But this just raises further questions of what conversations were held. Where was director of football Victor Orta? Was this a policy decision that he agreed with? And if so, why? And what of CEO Angus Kinnear? Would he be more likely to convert to Maoism, were Leeds to drop back into the EFL?

It wasn’t because there was no money. 49ers Enterprises had significantly increased their shareholding in the club to 44% just a couple of months earlier, with Andrea Radrizziani still the chairman. But if the manager, the owners and senior management, and the director of football were all in absolute agreement that not drafting in more players was the right decision, the months between then and now have only proved them to be disastrously wrong.

The loss of a very popular manager and his replacement with somebody else is always likely to result in an outbreak of blame-apportioning, but against the background of a season which hasn’t improved much from that opening-day shellacking to last week’s supine capitulation against a Chelsea team that had been mis-firing itself in recent games themselves, the answer to it all is most likely… everybody.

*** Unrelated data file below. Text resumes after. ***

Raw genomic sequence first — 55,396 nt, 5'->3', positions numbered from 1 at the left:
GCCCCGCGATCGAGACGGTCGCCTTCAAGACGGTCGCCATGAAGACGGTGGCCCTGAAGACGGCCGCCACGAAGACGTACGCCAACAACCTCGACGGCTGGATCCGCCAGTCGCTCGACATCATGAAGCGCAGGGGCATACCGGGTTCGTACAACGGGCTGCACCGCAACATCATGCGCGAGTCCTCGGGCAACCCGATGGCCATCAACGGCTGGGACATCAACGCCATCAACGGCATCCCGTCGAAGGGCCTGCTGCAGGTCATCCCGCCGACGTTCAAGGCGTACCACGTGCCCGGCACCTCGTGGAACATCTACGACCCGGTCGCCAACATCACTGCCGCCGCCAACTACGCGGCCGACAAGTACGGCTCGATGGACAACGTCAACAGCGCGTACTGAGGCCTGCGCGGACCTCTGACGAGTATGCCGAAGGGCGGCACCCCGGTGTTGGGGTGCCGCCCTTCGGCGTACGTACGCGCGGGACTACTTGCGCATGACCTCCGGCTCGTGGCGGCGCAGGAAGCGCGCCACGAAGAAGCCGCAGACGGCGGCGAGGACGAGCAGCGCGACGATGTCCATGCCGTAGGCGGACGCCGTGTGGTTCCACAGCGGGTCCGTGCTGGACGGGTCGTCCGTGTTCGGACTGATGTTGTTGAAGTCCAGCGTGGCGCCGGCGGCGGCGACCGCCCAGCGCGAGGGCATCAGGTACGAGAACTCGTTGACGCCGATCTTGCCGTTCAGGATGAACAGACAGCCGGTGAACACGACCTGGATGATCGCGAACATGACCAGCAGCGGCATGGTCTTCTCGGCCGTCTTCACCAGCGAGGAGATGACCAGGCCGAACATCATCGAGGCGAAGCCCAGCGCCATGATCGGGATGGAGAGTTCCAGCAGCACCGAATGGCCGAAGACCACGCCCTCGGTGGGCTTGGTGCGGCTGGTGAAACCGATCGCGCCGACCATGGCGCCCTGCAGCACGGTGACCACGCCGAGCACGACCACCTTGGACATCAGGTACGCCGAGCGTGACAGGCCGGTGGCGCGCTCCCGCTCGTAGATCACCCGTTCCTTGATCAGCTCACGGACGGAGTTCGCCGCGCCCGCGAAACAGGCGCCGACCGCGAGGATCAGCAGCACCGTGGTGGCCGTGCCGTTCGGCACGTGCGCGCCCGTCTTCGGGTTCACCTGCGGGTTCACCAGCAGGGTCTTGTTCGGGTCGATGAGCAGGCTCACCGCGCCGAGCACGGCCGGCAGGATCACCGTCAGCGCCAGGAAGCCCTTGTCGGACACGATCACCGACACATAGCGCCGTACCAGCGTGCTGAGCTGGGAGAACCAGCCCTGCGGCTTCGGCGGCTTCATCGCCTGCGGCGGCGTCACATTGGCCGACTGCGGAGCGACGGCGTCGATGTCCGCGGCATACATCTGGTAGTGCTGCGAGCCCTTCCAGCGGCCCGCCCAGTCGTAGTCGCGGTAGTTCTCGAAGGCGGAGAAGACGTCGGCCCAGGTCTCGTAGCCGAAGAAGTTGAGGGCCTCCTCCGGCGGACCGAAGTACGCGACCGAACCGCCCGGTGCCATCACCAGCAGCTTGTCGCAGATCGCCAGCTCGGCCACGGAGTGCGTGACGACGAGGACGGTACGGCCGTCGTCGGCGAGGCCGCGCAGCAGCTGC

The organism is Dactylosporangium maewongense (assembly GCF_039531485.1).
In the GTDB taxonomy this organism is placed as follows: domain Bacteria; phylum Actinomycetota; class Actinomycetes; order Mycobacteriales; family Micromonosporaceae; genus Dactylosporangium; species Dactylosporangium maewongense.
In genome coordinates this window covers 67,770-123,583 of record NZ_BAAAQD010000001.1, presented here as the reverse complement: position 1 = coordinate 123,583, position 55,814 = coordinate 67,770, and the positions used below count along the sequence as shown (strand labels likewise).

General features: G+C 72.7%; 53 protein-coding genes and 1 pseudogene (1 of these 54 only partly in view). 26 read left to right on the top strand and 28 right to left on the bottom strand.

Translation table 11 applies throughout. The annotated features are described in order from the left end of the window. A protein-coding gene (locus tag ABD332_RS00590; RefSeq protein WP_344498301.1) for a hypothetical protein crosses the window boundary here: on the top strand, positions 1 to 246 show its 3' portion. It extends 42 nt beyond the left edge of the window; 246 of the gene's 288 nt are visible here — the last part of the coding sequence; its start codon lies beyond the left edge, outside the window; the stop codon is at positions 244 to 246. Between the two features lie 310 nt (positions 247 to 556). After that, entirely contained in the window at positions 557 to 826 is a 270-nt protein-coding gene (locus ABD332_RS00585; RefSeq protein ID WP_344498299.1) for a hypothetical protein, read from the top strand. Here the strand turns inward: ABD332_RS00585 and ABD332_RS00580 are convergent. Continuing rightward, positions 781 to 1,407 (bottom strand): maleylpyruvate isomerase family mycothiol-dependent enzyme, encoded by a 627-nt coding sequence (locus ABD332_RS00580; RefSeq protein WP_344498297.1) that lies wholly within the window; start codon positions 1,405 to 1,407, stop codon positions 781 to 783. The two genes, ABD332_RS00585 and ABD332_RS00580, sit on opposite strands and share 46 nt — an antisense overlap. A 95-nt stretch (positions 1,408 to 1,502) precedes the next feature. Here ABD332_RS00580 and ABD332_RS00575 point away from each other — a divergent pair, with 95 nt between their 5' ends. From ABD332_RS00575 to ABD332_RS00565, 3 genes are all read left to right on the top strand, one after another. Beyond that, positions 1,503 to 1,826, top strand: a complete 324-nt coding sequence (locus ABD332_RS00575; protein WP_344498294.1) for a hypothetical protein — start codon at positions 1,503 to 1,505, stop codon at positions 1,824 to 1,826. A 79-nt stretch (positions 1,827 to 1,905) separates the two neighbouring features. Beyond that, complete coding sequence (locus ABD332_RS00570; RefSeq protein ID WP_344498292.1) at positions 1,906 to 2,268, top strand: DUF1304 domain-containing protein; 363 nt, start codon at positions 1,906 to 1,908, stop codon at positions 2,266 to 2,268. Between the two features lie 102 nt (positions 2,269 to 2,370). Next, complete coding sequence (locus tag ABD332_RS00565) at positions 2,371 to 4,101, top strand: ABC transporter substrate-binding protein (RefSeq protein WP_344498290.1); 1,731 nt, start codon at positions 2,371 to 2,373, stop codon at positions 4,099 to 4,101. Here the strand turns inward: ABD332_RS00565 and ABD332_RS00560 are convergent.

Leeds supporters have certainly seemed patient. More patient, at times, than performances warranted. Their relationship with Bielsa was about something more than just results on the pitch, and losing a manager with whom you feel that sort of bond can feel more like grief than disappointment.

There’s still space to pull themselves clear, although they’re reliant on other results going their way. Everton and Burnley play their games in hand on Thursday night and Leeds could even be back in the bottom three by kick-off on Sunday, should Burnley be able to scrape at least a draw from their trip to Aston Villa.

A win at Brentford, who are just about to set sail on the second season adventure that Leeds are just completing, may be necessary if Leeds are to avoid their case of second season syndrome becoming terminal. And although the reflex is to reach for an individual to blame – and Marsch may end up fulfilling that role, should Leeds fall – it feels very much as though this very disappointing season is a collective effort, rather than the fault of any one or two individuals.